Article: Why Don’t We Want EISs with Forest Plans?
No EISs for Forest Plans? At the time a revised planning rule was released in 2005, and then 2008, NEPA compliance was among the most criticized piece of those rules. The preamble to the 2008 rule explained the reasoning that this provision was included (p. 21473):
Throughout 28 years of land management planning, the Agency has learned that tiering to the cumulative effects analysis in a plan EIS did not provide nearly as much useful information at the project or activity level as the Agency had expected. The effects analyses in plan EISs were often too general to meet analytical needs for projects and activities. Meaningful cumulative effects analyses cannot be conducted until project design and location are known or at least reasonably foreseeable. Plan-level analysis would, however, evaluate existing conditions and broad trends at the geographic scale of the planning area. The Department believes these rules provide for the development and consideration of planning alternatives with much more robust public participation than previously afforded.
What’s the problem?
Tulane law professor Oliver Houck wrote an opinion piece last year in the Environmental Law Institute’s Environmental Law Reporter entitled “How’d We Get Divorced?: The Curious Case of NEPA and Planning.” 39 ELR 10645, July 2009
Houck explains that the framers of NEPA back in 1968 were concerned that the environmental crisis stemmed from poor planning, which NEPA was to address, and that the Forest Service (along with the Federal Highway Administration) was front and center as an agency most in need of the NEPA remedy. However, he explains that over time courts have allowed agencies to not only divorce NEPA from planning, but to relegate it to what he calls the latest, smallest, and most foreordained step in the process.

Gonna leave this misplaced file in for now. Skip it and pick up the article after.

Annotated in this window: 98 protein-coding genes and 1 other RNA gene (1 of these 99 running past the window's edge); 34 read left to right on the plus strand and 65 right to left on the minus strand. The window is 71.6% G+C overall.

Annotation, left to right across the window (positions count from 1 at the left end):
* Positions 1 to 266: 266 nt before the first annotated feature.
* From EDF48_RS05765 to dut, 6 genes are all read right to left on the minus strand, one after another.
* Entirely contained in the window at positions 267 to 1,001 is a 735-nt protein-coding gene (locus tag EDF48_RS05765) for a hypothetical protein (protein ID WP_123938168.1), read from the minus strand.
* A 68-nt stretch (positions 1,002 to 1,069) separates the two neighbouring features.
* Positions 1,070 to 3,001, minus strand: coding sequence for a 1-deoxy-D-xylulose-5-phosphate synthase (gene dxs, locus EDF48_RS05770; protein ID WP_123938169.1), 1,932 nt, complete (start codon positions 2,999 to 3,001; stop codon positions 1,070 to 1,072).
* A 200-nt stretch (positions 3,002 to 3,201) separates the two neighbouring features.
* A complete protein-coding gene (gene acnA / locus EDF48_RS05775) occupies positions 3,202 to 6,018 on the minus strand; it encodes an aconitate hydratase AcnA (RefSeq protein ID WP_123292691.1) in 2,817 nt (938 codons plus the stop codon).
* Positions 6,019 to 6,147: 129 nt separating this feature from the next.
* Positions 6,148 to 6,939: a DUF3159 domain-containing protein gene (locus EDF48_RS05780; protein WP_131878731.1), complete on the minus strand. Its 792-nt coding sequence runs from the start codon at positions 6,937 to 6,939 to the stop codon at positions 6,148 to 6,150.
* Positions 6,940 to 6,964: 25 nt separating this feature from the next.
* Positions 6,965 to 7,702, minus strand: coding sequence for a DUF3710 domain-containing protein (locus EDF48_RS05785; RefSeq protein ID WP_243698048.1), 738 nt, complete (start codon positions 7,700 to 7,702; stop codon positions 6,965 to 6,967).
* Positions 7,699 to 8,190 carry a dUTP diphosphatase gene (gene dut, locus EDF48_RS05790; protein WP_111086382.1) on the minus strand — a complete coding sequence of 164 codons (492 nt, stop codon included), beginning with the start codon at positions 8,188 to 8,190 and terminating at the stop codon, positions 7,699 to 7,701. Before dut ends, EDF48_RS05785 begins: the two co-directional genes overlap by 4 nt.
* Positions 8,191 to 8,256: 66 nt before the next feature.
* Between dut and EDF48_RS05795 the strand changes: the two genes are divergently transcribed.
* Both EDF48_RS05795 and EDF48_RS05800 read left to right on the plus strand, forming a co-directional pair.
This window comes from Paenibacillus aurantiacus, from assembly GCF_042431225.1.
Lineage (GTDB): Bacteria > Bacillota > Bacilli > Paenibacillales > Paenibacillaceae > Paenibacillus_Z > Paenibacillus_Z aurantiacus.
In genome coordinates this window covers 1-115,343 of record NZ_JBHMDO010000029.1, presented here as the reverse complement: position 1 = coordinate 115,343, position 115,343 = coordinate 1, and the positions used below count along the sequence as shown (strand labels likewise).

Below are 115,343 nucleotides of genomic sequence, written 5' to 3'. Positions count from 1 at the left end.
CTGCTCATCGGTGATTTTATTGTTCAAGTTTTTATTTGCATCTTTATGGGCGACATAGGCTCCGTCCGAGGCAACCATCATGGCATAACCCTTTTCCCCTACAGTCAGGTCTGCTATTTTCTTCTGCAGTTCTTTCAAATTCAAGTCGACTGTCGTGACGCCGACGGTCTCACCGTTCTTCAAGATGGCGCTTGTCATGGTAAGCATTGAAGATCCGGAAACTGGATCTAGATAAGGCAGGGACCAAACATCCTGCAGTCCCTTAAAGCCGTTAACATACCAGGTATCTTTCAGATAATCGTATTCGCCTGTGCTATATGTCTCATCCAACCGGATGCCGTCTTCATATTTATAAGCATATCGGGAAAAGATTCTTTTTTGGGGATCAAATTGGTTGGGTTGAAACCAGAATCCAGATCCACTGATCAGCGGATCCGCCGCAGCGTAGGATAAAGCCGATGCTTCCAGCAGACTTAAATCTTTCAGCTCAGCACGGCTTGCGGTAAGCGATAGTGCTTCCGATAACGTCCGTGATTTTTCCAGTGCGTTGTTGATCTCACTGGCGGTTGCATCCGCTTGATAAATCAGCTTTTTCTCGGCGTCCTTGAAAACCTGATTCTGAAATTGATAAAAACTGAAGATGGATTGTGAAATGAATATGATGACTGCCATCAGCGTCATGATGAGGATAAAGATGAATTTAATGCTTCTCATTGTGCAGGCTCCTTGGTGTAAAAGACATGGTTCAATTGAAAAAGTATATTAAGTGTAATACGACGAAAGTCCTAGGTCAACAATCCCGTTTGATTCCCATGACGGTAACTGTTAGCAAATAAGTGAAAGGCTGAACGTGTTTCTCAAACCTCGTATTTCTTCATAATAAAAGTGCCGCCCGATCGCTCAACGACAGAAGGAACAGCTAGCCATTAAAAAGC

As early as 1991, Houck was advising CEQ to strengthen the link between broad planning and NEPA:
“NEPA is missing the point. It is producing lots of little statements on highway segments, timber sales, and other foregone conclusions; it isn’t even present, much less effective, when the major decisions on a national energy policy and a national transportation policy are made. On the most pivotal development questions of our time, NEPA comes in late in the fourth quarter, in time to help tidy up … As I see it, CEQ’s challenge is not, per your invitation, to make NEPA a “succinct review for a single project.” It is rather to make NEPA work for legislative proposals and for programs that all but conclusively determine what the subsequent projects will be.”
Houck explains that some agencies like the Park Service and DOE have applied NEPA conscientiously to planning decisions. He says the BLM has waxed and waned on the issue, applying NEPA to range management plans but trying to avoid NEPA altogether for oil and gas leasing.
Regarding the Forest Service, Houck rejects the agency’s traditional arguments about NEPA and forest planning. As far as flexibility, he says there is no reason that an EIS cannot be written on a flexible plan. As far as saving time during the planning process, he says that the Forest Service is actually saving more time in the long run with the availability of “tiering”.
He concludes that the real reason that agencies don’t want to do EISs are human reasons. On big decisions, NEPA puts other people’s noses in their business. Other people ask embarrassing questions, propose unwanted alternatives, go to the press, make things difficult, even change outcomes. For employees that have been educated to manage the forest in a certain way, they naturally wouldn’t want to let outsiders in to simply challenge what they are doing. He concludes:
“NEPA is so difficult because its few demands are so counterintuitive, so contrary to normal human behavior: think long term, reveal your defects, expose your risks, consider other ways of doing things than the one you have in mind, let others in on these considerations, which after all are your responsibility, not theirs, and about which you may (but less often than you think) know more than they do, and then actually agree that another way is better. These are a very hard ask. For all of these reasons, attaching NEPA to planning, the heart of all decisionmaking, remains as stiff a challenge today as it was in 1969. When this very idea gave rise to a process that is so magnificent in its ambition and so unfulfilled.”
Are these criticisms correct?